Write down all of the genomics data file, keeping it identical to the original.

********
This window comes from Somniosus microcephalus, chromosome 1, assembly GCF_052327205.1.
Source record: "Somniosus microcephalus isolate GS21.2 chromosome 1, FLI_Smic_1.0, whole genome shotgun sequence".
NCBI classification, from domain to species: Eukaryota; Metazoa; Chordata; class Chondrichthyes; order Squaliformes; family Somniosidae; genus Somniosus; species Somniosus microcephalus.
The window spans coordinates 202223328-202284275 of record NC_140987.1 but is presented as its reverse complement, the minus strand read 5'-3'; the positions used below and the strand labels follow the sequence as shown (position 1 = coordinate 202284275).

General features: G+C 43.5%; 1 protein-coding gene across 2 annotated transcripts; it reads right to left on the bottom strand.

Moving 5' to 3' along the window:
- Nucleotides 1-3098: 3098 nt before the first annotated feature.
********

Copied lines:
This window comes from Somniosus microcephalus, chromosome 1, assembly GCF_052327205.1.
Source record: "Somniosus microcephalus isolate GS21.2 chromosome 1, FLI_Smic_1.0, whole genome shotgun sequence".
NCBI classification, from domain to species: Eukaryota; Metazoa; Chordata; class Chondrichthyes; order Squaliformes; family Somniosidae; genus Somniosus; species Somniosus microcephalus.
The window spans coordinates 202223328-202284275 of record NC_140987.1 but is presented as its reverse complement, the minus strand read 5'-3'; the positions used below and the strand labels follow the sequence as shown (position 1 = coordinate 202284275).

General features: G+C 43.5%; 1 protein-coding gene across 2 annotated transcripts; it reads right to left on the bottom strand.

Moving 5' to 3' along the window:
- Nucleotides 1-3098: 3098 nt before the first annotated feature.